McAdams' opponents are clearly seeing him as a threat. The National Republican Senatorial Campaign Committee launched an anti-McAdams ad campaign over the past few days. Ad executive John Tracy (formerly news director at KTUU-Channel 2), whose agency is working for her campaign, last week flew to Sitka, where he recorded interviews with a pair of former Sitka mayors who support Murkowski rather than McAdams.
One of them is Stan Filler, Sitka mayor from 1997 to 2000. Filler said McAdams' two years as Sitka mayor don't qualify him to be Alaska's U.S. senator. The Sitka mayor has essentially no more power than any of the other six members of the city and borough assembly, while an administrator manages the town. The mayor presides over the assembly meetings and has whatever intangible influence comes with the title. He is paid $500 a month by the city.
"The mayor of Sitka, Alaska, is nothing like being the mayor of Anchorage or Fairbanks. We don't make any big decisions; you just run a meeting. You go out and shake hands with people and do the simple things," Filler said.
Filler and McAdams have some history as political adversaries. Filler owns a bar called Ernie's Old Time Saloon. Several years ago Sitka passed a clean-air ordinance that exempted bars and private clubs. McAdams was among those who pushed to expand the ban into the two bars and two clubs that still allowed smoking, one of which was Ernie's. Surprised opponents helped push the question to a public vote this month, where the expansion was rejected, 1,435 votes to 1,008.
Ask McAdams' supporters in Sitka what they like about his performance as mayor, and his skill at running a meeting comes up quickly. The previous mayor had a style that led to contentious meetings and angry citizens. Under McAdams, his supporters say, meetings are half as long, municipal work gets accomplished, and people are treated respectfully.
"He restored civility to politics in Sitka," said Spencer Severson, a commercial fisherman in town.
Thad Poulson, editor and co-publisher of the Daily Sitka Sentinel newspaper, said McAdams has been an excellent mayor who "obviously made a study of governance, of political science ... he's very good at it." Poulson said McAdams, unlike other Sitka mayors, also didn't get power-hungry and overstep his authority by trying to meddle in the city administration.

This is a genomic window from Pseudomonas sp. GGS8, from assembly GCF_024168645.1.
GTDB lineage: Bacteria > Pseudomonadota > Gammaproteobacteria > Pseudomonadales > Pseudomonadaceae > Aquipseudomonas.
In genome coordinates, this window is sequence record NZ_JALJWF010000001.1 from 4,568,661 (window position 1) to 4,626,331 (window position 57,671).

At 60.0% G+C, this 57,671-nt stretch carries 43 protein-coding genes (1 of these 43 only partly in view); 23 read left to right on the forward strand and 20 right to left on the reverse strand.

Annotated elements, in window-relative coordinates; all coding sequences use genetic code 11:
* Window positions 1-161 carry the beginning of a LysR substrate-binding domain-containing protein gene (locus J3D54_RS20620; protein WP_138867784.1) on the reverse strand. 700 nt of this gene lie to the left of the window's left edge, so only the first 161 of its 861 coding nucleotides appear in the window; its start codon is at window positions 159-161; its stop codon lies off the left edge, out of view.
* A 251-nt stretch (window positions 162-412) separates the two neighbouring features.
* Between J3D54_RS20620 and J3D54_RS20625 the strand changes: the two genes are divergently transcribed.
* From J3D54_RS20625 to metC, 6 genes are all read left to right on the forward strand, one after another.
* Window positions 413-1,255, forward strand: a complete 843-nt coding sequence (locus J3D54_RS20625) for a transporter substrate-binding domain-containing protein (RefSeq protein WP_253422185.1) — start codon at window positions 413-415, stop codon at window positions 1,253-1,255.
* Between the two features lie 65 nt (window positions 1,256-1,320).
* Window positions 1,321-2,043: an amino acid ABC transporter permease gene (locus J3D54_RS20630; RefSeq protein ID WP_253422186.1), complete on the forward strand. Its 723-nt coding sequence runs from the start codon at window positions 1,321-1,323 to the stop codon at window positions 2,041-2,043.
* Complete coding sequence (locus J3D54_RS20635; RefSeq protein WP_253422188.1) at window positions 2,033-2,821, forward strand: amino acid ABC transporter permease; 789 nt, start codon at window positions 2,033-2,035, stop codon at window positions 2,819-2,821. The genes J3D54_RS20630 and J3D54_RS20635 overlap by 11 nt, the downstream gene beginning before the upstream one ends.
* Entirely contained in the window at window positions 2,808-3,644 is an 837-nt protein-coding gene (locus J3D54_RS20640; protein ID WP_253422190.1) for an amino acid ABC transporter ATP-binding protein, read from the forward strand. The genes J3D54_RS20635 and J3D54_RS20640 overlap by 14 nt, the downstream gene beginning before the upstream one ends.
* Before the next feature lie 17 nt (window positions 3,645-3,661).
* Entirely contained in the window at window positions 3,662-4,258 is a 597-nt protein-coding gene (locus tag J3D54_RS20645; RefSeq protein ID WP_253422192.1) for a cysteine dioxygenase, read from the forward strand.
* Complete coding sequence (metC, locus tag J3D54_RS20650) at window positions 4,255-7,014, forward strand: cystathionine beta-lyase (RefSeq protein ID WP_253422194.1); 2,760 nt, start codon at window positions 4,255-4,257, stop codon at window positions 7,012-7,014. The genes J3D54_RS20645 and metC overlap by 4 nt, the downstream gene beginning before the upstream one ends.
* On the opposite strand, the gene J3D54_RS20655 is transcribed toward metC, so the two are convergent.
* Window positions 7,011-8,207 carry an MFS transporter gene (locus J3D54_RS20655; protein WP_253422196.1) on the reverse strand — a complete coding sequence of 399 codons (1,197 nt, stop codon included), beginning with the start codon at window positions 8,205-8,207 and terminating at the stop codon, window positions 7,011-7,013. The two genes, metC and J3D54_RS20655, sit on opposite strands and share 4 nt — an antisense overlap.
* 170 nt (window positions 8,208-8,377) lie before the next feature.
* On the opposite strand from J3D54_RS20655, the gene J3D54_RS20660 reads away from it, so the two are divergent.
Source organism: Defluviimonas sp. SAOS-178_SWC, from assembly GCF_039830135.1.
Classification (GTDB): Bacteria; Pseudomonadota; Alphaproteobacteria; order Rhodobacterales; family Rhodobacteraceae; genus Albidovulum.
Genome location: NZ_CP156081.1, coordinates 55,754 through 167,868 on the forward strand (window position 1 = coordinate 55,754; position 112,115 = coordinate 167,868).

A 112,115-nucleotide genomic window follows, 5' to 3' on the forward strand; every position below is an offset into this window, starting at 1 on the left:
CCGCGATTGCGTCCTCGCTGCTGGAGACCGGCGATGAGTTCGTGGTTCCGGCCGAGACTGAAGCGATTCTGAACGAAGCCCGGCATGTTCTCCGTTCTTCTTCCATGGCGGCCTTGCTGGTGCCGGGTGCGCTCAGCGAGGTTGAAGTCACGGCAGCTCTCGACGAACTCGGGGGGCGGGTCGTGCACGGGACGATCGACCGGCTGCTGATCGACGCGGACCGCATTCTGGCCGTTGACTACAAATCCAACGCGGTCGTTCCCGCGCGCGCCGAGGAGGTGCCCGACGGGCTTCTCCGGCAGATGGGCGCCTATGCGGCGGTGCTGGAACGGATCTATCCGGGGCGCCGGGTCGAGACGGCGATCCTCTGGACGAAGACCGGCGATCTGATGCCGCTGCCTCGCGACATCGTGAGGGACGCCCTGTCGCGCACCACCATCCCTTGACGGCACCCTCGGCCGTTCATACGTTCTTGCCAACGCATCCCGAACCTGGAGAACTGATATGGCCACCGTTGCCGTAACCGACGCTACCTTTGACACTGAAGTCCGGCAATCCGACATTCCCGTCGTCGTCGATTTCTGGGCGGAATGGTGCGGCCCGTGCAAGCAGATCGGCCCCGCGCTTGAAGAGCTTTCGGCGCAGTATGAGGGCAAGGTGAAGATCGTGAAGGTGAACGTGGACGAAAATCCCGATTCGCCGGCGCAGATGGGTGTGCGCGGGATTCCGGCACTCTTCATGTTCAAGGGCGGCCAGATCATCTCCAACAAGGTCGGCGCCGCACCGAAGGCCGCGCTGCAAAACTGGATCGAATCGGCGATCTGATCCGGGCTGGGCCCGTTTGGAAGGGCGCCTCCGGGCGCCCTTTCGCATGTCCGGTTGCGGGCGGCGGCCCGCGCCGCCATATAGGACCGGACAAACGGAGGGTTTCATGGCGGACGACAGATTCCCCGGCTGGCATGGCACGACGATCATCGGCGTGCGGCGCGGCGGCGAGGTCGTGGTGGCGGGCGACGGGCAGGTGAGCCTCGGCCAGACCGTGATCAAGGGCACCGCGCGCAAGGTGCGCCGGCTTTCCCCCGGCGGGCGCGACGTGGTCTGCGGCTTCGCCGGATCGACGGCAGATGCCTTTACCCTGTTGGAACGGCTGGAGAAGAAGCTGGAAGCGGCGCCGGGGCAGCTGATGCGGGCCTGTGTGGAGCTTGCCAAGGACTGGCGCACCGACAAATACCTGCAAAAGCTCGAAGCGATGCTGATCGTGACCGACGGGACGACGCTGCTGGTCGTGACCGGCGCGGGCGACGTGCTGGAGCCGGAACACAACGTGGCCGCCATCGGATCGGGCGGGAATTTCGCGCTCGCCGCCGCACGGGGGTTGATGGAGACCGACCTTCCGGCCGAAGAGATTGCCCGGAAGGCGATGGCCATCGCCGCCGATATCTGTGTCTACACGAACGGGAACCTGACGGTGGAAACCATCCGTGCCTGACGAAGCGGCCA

He said McAdams "is what he is. He doesn't pretend, for example, to be a conservative, which is a very fashionable thing to do in Alaska," Poulson said. "Say one thing and expect another, decry big government running our lives and then go for handouts, which is the Alaska way. Scott doesn't do that. He says, 'We depend on an orderly government process, we know that it serves a function in Alaska, a very big function, and we have to respect that.' "
FOOTBALL AND FISHING
McAdams was born in Orange, in Southern California's Orange County, south of Los Angeles. He moved to Alaska at 7, after his parents split up. His mom had a second cousin whose husband worked for the U.S. Forest Service in Petersburg, a commercial fishing community of fewer than 3,000 people in the Southeast Panhandle. She decided it would be a good place to start a new life, with Scott and his sister.
The family moved into a low-income housing project in Petersburg. McAdams grew up big: as a ninth-grader he was 6-foot-2 and weighed 240 pounds. There was no football program in Petersburg, so at the age of 15 he went to stay with his grandmother, going to high school and playing as an offensive lineman in Tracy, Calif., where he was named All-Northern California.
McAdams went on to play a year of football at Sacramento State University. He put in a full day of school in addition to football, but struggled with academics and "hardly had 75 cents in my pocket to do a load of laundry," he said. In the meantime, a buddy back in Alaska was making good money commercial fishing. McAdams left college and returned to Petersburg.